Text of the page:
Lionel A

    And Willard’s scientific qualifications are…?

    Is this your way of spelling Anthony Watts? What’s the logic behind it—some kind of in-joke, presumably?

    Anyway, I have no idea what Watts’ qualifications are. I’ve been reading his posts for years and I don’t think he’s ever mentioned them. That’s symbolic of one of the differences between our two cultures: believers are obsessively credentialist. Deniers, not so much.

    Nevertheless, someone upthread attempted the somewhat desperate argument (or rationalisation) that John Cook was a climate scientist because he runs a climate-science blog. If that’s a valid syllogism, then Anthony Watts is an even better climate scientist because he runs a much more active, widely-read climate-science blog.

    Geddit?

  20. #20 chek
    February 24, 2013

    John Cook was a climate scientist because he runs a climate-science blog.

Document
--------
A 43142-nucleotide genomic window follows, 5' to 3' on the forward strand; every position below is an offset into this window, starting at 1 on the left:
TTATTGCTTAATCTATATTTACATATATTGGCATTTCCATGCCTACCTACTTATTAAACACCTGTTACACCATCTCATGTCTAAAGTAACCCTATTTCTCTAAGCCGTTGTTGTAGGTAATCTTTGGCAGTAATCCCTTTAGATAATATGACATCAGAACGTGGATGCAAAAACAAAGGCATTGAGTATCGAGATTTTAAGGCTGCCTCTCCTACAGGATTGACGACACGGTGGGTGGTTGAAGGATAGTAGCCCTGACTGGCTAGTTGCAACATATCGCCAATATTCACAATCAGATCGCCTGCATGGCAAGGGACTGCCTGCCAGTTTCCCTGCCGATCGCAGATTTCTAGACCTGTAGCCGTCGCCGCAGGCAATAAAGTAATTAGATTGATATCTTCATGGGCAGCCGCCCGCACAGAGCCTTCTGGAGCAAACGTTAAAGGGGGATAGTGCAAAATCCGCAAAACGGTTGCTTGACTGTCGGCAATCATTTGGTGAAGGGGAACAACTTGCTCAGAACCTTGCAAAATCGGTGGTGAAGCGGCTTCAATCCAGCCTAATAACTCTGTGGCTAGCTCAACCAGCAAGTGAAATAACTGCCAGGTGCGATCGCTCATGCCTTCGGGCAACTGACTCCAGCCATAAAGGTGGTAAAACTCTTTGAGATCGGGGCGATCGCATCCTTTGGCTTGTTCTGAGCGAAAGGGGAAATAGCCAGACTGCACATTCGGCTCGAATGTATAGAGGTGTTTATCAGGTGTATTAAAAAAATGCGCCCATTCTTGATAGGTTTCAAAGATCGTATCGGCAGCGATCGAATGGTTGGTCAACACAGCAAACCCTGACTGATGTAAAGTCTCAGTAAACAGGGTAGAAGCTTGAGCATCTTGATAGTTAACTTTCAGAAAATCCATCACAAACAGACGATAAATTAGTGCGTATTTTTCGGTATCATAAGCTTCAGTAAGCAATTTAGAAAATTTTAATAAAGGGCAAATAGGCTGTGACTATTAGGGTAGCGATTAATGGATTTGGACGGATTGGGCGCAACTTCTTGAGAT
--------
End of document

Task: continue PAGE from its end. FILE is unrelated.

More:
Of course, you can’t provide a cite for that, because it’s patently ridiculous. But it is nevertheless an adjunct to his field of science communication..

  21. #21 Brad Keyes
    February 24, 2013

    chek:

    It’s a straightforward enough deduction that the current “pseudoscientific scam ” referred to by “Brad” is climate science, and his “snake-oil salesmanship” isn’t referring to Goddard , Watts and McIntyre et al..

    No, climate science is not a scam. Nor is it the truth.

    Nor is it a claim. Or a belief. Or a belief system.

    Nor is it an opinion, conjecture or hypothesis. Nor is it something you can “believe” or “deny.” Or “agree” or “disagree with.”

    It’s a branch of science.

    Try again.

    You only got one part of the “straightforward deduction” right: no, my “snake-oil salesmanship” wasn’t referring to Goddard, Watts and McIntyre et al.

  22. #22 chek
    February 24, 2013

    pseudoscientific scam

    Why so coy about expanding on your real interest “Brad”?
    Far more interesting and to the point than a pointless waffle about a third league commenter like RPJnr.

  23. #23 Brad Keyes
    February 24, 2013